Only Cuba, Uruguay and some local governments make early abortions accessible to all women in Latin America. Many countries in the region outlaw abortion in all circumstances.
An 11-year-old Chilean girl who was raped by her mother’s boyfriend cannot get an abortion, despite the fact that doctors warned the pregnancy poses a threat to her health. Abortion under any circumstances has been illegal in the highly conservative country since 1973.
Her mother’s boyfriend confessed to sexually abusing the girl, who is 14 weeks pregnant, during the last two years. He is now in police custody.
Now that the girl’s case has been made public, those who oppose the ban are standing behind her and asking that the ban make exceptions in the case of women who are raped or when the mother’s health is at risk. A petition was even started online to make exceptions to the ban.
"The Chilean elite is very conservative and this has had an influence in Congress," said Chilean political scientist Patricio Navia. "Laws, therefore, change at a much slower pace than the rest of Chilean society. Because society is much less conservative than it was 15 or 20 years ago."
Chile is one of six countries in the world, including Vatican City, which has a total ban on abortion. The ban was instated by Gen. Augusto Pinochet’s dictatorship, and in the last year the current conservative administration has shot down three bills that would modify the ban.
“It’s the first online petition I’ve signed in my life, but I think this case really deserves it," Chilean web designer Eduardo Hernandez, 30, told the Associated Press. "I hope this case serves as precedent to have a serious discussion about abortion. When I heard about this little girl, my first reaction was to support abortion because I think it’s the best option in this case.”
Front-running in the country’s upcoming election, former president Michele Bachelet said on Twitter that she plans to work to decriminalize abortion for rape victims if elected.
Last year, a 31-year-old woman died in Ireland after being denied an abortion in a Catholic hospital, although numerous doctors confirmed that an abortion would have saved her life. Savita Halappanavar, who was 17 weeks pregnant before her death, was allegedly told by a senior midwife at an Irish hospital that they could not terminate her dying baby because “it's a Catholic thing.”
A tiny skeleton with an alien-like cone head and unusual amount of ribs discovered ten years ago has inspired speculation again following the release of Sirius, a UFO conspiracy documentary film.
The film follows Dr. Stephen Greer, an osteopath and ufologist, to Chile where he performed an exam on the six-inch mummified body, collecting DNA samples.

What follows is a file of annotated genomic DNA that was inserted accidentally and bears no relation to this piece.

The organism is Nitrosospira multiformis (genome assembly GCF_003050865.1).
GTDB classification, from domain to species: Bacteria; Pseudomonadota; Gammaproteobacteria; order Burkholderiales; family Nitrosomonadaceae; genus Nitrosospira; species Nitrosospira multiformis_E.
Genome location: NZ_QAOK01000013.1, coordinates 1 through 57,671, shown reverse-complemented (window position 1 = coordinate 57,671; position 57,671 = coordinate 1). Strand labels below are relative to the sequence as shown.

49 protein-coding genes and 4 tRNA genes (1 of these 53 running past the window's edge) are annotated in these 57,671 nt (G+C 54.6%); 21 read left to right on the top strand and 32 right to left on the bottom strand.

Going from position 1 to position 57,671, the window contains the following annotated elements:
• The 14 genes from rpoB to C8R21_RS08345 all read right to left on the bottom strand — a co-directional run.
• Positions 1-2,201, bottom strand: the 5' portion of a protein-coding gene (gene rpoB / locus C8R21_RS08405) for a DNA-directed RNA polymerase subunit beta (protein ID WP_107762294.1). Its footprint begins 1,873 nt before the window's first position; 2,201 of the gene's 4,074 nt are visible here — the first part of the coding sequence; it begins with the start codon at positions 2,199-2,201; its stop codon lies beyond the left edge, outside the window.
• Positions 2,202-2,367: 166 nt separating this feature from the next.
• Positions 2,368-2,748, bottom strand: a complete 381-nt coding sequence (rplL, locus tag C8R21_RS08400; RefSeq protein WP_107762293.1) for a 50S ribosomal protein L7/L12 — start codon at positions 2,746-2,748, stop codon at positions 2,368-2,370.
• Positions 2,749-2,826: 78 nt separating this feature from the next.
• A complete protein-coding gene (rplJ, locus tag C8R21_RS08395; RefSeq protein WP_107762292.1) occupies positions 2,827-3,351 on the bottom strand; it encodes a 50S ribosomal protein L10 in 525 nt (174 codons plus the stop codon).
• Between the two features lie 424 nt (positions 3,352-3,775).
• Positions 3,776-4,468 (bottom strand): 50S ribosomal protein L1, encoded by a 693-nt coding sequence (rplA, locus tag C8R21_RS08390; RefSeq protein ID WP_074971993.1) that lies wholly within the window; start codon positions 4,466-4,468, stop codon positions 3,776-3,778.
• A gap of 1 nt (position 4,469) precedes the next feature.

Greer’s analysis concluded that the body was human, not alien, and despite the size had lived to be six or seven years old. The high amount of calcium in its bones indicated that the skeleton had not been a fetus.
The skeleton was later transferred to Stanford, where professor of microbiology and immunology Garry Nolan probed the bones. His findings were also featured in Sirius
"I've only scratched the surface in the analysis.” He said, “But there is nothing that jumps out so far as to scream 'nonhuman.'"
While nine percent of the genes could not be referenced to human genomes, the mismatch could be attributed to various factors like degradation, artifacts from lab preparation of the specimen or insufficient data.
Nolan and his team analyzed the skeleton with high-resolution photography, x-rays, and computed tomography scans. The goal was to discover some mutation that could lead to an irregular amount of ribs (10 instead of 12) and high-head syndrome. Nolan wrote that his research did not point to dwarfism as a cause for the disfigurements at this stage of the analysis.
"It's an interesting medical mystery of an unfortunate human with a series of birth defects that currently the genetics of which are not obvious," Nolan wrote.
Four Chileans were arrested on Thursday after participating in a bonfire ritual that burned a baby alive. The sect leader believed the baby was the antichrist and that an apocalypse was near.
The group formed in 2005 under Ramon Gustavo Castillo Gaete’s leadership.
The 3-day-old baby, naked and strapped with tape, was taken to a hill in the town of Colliguay on Nov. 21 last year and thrown into a bonfire after spirits were called upon. The baby’s mother, Natalia Guerra, approved.
The sect leader, Gaete, 36, reportedly used a hallucinogenic brew plant to control the crowd. He remains uncaptured.
“Everyone in this sect was a professional.” Miguel Ampuero, of the Police Investigative Unit, said. “We have someone who was a veterinarian and who worked as a flight attendant, we have a filmmaker, a draftsman. Everyone has a university degree.”
Gaete was last seen in Peru.